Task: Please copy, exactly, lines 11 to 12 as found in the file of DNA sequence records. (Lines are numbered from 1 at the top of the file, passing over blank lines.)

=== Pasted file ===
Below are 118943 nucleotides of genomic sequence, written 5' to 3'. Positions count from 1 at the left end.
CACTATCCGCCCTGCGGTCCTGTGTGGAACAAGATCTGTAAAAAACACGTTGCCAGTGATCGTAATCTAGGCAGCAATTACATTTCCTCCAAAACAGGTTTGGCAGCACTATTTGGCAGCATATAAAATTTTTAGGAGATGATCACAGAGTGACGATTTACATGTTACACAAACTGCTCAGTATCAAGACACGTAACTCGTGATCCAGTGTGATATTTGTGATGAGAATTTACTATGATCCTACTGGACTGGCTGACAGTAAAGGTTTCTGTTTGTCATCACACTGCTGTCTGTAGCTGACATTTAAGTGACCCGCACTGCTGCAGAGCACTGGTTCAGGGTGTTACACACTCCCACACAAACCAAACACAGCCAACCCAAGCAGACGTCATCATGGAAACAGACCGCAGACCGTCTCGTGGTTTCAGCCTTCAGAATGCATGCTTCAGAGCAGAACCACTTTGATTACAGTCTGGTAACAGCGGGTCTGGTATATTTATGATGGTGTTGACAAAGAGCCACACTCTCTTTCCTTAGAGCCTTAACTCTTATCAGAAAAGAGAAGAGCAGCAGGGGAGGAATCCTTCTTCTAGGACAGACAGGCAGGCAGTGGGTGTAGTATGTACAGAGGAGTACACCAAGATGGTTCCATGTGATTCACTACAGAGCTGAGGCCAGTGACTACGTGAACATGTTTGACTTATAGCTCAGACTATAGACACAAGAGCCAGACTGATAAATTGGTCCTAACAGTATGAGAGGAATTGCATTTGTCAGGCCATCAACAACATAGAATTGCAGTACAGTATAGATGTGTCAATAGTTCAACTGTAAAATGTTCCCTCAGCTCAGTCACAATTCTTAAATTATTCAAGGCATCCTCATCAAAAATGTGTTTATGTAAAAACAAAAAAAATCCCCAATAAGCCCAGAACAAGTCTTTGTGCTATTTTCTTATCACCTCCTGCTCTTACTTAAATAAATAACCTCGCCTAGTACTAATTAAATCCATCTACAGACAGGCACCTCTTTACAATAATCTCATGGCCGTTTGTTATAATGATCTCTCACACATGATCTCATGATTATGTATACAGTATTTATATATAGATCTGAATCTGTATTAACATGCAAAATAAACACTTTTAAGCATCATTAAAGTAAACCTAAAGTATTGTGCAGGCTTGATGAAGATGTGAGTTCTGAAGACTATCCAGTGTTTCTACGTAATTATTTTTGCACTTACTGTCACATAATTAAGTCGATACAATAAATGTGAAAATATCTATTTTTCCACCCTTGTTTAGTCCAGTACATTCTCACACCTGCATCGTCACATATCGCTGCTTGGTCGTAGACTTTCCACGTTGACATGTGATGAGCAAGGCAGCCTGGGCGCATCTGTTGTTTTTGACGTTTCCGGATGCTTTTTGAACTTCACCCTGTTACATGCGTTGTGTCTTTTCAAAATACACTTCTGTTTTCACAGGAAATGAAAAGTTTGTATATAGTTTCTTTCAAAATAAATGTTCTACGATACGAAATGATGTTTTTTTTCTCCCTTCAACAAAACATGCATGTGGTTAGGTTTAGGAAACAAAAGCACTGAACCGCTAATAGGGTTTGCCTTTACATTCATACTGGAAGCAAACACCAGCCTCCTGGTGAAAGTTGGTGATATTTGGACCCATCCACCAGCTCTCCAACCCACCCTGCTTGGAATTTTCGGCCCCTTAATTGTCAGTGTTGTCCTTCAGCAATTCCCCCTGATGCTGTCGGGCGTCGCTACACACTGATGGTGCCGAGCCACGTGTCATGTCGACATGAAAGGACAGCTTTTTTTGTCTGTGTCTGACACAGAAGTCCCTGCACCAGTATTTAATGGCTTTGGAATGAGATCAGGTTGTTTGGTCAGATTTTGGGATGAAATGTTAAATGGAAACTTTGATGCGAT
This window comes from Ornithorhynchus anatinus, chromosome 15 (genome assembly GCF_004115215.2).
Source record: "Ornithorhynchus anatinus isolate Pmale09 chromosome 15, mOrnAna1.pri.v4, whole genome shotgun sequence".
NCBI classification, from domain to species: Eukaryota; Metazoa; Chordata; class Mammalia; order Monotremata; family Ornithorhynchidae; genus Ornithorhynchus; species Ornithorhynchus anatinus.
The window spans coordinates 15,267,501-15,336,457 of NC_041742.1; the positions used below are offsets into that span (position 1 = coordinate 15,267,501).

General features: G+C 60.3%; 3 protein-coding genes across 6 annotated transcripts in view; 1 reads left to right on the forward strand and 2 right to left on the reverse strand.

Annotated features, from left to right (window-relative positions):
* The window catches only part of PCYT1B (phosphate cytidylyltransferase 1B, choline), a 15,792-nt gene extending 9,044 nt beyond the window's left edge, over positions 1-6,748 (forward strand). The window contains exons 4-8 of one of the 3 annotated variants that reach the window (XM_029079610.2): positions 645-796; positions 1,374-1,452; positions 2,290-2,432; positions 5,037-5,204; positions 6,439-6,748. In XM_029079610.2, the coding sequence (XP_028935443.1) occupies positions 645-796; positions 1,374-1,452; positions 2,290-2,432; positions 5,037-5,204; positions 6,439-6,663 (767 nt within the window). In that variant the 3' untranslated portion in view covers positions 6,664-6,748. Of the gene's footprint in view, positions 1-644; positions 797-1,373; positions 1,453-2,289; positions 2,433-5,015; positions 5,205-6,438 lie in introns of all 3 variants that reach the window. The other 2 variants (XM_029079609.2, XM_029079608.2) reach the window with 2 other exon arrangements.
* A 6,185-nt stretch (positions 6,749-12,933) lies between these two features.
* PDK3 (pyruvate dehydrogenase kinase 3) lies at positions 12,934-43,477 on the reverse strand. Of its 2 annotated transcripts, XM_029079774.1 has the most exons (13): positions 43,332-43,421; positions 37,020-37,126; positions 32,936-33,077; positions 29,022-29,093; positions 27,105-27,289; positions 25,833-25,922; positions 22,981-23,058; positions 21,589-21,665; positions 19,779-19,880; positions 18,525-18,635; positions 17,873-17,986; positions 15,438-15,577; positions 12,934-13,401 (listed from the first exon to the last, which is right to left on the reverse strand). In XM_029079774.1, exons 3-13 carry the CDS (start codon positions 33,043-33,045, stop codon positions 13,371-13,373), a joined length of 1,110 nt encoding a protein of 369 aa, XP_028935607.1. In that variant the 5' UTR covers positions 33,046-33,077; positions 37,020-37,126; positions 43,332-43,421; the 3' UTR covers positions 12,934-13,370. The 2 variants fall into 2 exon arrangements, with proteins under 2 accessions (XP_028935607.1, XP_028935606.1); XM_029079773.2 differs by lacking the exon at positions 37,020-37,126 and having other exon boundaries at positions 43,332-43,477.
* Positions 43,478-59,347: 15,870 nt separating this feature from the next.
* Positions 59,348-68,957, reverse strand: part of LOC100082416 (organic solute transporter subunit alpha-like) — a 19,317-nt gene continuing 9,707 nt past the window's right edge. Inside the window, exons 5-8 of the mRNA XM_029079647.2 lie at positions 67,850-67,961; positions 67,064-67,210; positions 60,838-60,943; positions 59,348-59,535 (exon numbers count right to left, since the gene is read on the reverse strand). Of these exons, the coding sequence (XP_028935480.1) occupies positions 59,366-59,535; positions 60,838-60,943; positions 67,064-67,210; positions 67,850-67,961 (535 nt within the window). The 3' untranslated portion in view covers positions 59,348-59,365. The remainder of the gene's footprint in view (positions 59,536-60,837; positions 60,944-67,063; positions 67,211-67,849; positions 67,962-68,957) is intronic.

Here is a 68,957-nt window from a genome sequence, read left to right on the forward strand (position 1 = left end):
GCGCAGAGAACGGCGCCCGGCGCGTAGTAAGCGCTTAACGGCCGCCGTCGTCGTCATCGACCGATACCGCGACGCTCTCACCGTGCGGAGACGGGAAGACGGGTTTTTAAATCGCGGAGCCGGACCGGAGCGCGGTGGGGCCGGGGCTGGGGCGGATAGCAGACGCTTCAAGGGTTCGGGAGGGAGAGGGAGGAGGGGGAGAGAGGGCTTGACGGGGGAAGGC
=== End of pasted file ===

* PDK3 (pyruvate dehydrogenase kinase 3) lies at positions 12,934-43,477 on the reverse strand. Of its 2 annotated transcripts, XM_029079774.1 has the most exons (13): positions 43,332-43,421; positions 37,020-37,126; positions 32,936-33,077; positions 29,022-29,093; positions 27,105-27,289; positions 25,833-25,922; positions 22,981-23,058; positions 21,589-21,665; positions 19,779-19,880; positions 18,525-18,635; positions 17,873-17,986; positions 15,438-15,577; positions 12,934-13,401 (listed from the first exon to the last, which is right to left on the reverse strand). In XM_029079774.1, exons 3-13 carry the CDS (start codon positions 33,043-33,045, stop codon positions 13,371-13,373), a joined length of 1,110 nt encoding a protein of 369 aa, XP_028935607.1. In that variant the 5' UTR covers positions 33,046-33,077; positions 37,020-37,126; positions 43,332-43,421; the 3' UTR covers positions 12,934-13,370. The 2 variants fall into 2 exon arrangements, with proteins under 2 accessions (XP_028935607.1, XP_028935606.1); XM_029079773.2 differs by lacking the exon at positions 37,020-37,126 and having other exon boundaries at positions 43,332-43,477.
* Positions 43,478-59,347: 15,870 nt separating this feature from the next.